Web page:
On the contrary, there is plenty of evidence that companies and societies that respect rights and strive for equality of opportunity do better than those that do not.
It should be obvious that in a small island with full employment, it makes sense to enable everyone to participate fully. One independent Canadian study suggests that just by improving access to work for persons with disabilities would bring a permanent improvement in Canada’s Gross Domestic Product of $1.6 billion a year (about 1%).
Suggestions that discrimination legislation may put companies off from moving to Guernsey are seen as unrealistic.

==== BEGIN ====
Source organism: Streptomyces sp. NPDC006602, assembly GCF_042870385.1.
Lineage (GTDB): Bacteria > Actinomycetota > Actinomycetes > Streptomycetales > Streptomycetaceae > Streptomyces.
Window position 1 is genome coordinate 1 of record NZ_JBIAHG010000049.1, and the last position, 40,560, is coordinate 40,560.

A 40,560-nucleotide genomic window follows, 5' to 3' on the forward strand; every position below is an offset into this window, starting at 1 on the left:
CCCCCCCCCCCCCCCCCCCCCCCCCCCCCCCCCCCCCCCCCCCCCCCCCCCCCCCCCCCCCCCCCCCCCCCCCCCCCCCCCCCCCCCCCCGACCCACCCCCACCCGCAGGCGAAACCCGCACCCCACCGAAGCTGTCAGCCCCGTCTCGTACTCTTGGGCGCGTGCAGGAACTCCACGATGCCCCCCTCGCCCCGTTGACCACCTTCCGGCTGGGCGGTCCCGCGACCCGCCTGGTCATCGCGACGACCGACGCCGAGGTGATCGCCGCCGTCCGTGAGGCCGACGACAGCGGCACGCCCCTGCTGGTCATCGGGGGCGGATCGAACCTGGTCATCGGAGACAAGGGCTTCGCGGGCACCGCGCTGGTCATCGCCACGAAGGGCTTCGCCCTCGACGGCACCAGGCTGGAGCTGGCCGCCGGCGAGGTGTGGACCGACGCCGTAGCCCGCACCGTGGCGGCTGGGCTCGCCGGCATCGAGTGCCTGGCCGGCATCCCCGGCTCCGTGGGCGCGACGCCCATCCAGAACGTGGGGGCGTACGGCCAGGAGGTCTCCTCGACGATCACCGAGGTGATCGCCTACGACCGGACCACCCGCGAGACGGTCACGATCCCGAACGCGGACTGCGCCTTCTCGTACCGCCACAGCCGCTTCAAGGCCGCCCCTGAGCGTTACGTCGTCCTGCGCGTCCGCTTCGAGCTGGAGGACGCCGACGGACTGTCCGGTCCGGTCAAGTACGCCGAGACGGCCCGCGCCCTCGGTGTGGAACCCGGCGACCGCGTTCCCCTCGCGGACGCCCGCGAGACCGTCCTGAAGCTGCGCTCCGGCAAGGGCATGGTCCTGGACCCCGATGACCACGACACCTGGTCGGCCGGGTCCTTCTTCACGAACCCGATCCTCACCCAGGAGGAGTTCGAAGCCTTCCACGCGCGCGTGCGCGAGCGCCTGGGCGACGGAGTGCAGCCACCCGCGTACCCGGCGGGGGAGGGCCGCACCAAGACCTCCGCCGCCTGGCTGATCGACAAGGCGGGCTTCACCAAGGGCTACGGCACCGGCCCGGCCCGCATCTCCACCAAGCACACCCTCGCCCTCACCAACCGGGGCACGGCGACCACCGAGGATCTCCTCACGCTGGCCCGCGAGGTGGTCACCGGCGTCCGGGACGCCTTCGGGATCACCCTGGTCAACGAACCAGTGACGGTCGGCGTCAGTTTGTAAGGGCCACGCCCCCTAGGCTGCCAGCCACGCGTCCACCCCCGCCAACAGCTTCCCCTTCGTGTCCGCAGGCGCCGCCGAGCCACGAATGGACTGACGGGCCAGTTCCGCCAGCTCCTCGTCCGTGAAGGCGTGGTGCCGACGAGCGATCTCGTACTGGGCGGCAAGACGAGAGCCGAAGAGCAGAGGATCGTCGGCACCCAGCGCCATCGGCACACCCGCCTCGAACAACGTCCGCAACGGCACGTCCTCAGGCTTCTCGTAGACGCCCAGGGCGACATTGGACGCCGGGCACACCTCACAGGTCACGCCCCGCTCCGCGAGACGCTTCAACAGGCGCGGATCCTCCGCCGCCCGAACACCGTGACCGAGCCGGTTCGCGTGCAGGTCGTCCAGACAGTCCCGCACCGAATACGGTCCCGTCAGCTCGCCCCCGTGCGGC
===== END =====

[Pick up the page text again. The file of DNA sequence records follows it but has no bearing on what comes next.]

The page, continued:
The GDA suggests companies moving to Guernsey are often well versed with both the principles and realities of discrimination legislation.
The existence, or otherwise, of such legislation is unlikely to factor highly, if at all, in a decision to move to, or from, Guernsey.
Other factors, such as; the tax regime, the availability of supporting complimentary services, the standard of communications, transport links, housing, and the availability of other services such as health and education are of more consequence.
However, more logically, a poor reputation for not respecting rights may have a negative effect on the island’s reputation and on its ability to attract and retain the skilled workforce Guernsey needs.